Welcome to the website for the conference Innovations in the Social Sciences and Humanities, jointly organised by The University of Trieste, Italy; the Universität Leipzig, Germany; National Chiao Tung University, Taiwan; University of Warwick, UK; College of Humanities, Education and Social Sciences (CHESS) at Purdue University Northwest (PNW), USA; and Ton Duc Thang University, Socialist Republic of Vietnam.

Conference Venue – Ton Duc Thang University

Address: 19 Nguyen Huu Tho Street, Tan Phong Ward, District 7, Ho Chi Minh City, Vietnam.

Invitation and Call for papers:

For the International Conference 4-5 October 2019 at Ton Duc Thang University, HCMC, Vietnam, we would like to hear from those working on innovative approaches to public engagement in the social sciences and humanities. Methodological, empirical, archival or conceptual-theoretical work is encouraged, especially where a keen interest in application, consequence, practice or outcome is involved. Sometimes this is called impact on the one side, or intervention on the other, but we are nevertheless interested in all inquiries and investigations which advance the emancipatory possibilities of scholarship in a radically changed global context.

Social and cultural practices in both modern life and in the preservation of historical memory, could suitably connect sociology, social work, history, ethno-anthropology (museums, exhibitions, fairs, monuments, collective ceremonies), cultural tourism, eco-preservation policies, and other urgent contemporary social issues. Comparative studies are welcome, but not the only focus. We are especially interested in deep and detailed studies which have wider significance and suggestions for ‘best practice’. After many years of ‘interdisciplinarity’, or at least talk about this, we are interested to see examples where this works well in practice. We can assume all studies are comparative and interdisciplinary in a way, and all certainly have consequences, implications…

We are especially keen to hear from those working in three overlapping areas of engaged activity: these may be people working as anthropologists, historians, museum and preservation/heritage studies; cultural geographers, sociologists and in cultural studies; or on border studies, migrant labor and workplace and institutional inquiries. Our themes will interact within the structure of the conference, but we are keen in particular to go deeply into each area.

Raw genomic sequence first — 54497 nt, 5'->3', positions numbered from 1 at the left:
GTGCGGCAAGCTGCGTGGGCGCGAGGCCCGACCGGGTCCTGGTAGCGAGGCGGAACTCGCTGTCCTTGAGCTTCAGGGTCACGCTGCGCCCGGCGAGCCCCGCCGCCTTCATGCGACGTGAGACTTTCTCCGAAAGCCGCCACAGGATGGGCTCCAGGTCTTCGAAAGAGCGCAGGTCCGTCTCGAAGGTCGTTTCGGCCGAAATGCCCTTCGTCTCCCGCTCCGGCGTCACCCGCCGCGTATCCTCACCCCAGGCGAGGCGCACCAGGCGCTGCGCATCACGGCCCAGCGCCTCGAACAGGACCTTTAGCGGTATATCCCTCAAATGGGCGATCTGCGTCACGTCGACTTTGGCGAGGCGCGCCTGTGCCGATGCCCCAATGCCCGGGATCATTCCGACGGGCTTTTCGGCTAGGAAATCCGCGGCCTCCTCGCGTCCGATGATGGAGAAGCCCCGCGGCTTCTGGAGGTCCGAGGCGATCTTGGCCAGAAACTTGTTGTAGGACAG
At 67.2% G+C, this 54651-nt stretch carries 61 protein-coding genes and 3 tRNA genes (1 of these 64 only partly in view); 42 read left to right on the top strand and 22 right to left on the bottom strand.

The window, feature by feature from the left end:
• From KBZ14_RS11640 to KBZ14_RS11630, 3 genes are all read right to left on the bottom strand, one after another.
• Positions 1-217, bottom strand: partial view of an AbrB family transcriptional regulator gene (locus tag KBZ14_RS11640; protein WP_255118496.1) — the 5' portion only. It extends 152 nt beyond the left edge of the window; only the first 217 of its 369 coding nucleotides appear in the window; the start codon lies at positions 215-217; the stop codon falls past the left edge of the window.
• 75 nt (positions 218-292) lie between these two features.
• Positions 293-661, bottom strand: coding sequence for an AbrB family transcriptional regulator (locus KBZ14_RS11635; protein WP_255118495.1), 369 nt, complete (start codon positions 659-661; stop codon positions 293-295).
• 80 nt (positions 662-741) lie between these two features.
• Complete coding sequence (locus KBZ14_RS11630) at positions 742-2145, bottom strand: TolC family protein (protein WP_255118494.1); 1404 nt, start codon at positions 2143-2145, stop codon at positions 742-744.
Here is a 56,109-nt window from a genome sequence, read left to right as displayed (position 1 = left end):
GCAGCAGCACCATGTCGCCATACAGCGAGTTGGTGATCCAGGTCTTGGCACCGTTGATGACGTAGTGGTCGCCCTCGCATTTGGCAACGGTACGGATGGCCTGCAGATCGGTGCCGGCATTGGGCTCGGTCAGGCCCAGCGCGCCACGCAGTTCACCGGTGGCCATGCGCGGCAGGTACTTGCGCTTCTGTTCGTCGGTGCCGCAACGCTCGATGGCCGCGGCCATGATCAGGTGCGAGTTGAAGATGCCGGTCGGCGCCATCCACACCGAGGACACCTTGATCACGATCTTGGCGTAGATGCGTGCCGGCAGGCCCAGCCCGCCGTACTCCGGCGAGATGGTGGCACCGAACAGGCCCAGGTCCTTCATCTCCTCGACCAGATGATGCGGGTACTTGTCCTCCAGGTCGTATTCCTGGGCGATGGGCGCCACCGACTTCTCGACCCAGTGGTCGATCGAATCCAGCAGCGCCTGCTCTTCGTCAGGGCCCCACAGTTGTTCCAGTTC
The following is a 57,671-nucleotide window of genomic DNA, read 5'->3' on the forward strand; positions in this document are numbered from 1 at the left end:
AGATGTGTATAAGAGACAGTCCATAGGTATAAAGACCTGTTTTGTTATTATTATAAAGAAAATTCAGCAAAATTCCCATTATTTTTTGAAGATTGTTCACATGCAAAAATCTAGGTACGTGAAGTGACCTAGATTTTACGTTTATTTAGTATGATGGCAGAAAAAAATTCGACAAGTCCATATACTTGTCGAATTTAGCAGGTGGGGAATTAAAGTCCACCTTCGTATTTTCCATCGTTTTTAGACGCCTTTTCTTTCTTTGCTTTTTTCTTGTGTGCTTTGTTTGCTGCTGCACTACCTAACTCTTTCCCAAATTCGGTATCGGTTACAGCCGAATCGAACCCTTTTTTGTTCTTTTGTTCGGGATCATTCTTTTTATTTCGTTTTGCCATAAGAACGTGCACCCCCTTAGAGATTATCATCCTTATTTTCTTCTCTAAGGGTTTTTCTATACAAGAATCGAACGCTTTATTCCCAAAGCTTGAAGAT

With Innovations in Public Engagement we anticipate discussions of the ways scholarship might best go about communicating in public the experience of the past and of human, cultural and environmental diversity, including technological and bio-political innovations and their contemporary reshaping of pasts and presents. Challenges to questions of who produces scholarship and why, for whom and by whom, can apply to past and present uses of knowledge, where the models of research and inquiry are actively reworked in the face of new public demands.

With Historical/contemporary practices and policies we seek to address issues related to contemporary forms of social conflict, including unequal citizenship and new racisms, the rise of right-wing populist movements and infiltration of religious power in secular governmentality, migrant workers as neoliberal slavery, questions of human trafficking and refugees, developmentalism and environmental pollution, crony capitalism and geo-economic zoning politics.

With Innovations of methodology, training and new skills for the future it seems to us crucial that our work respond to rapid reconfigurations of the very possibility and consequences of engaged social sciences and humanities scholarship. Whether the changing context is imposed by governments by industry or by civil society, when we deal with institutional change and competitive and imperative demands, we do need to develop new tools for knowledge(s) and new sensibilities/sensitivities. Education, reform and responsiveness, new skills and objectives, new modes of investigation and teaching in general. An urgent and targeted focus on how scholarship might remain relevant and critical in the face of global trends – funding cuts, social constraints, new demands, new conservatism, and crises of certitude.

The Socialist Republic of Vietnam will be our venue, but it need not necessarily be the context or focus of all papers, nor are comparative, or East-West or ‘post’ or neo-colonial framings always to be foregrounded in the papers. We are interested however in papers that encourage us to think anew about the implications of where we are and about how to re-orient humanities and social sciences scholarship in contexts where rising tensions in East Asia, Southeast Asia and South Asia call on us to innovate and apply once more.

On acceptance of your paper, we will provide you a letter of acceptance or an invitation letter for your visa application to Vietnam or financial sponsorship from your institution. Therefore, you are encouraged to submit your paper at the earliest time possible.


The conference proceedings and papers will be in English.

Important dates: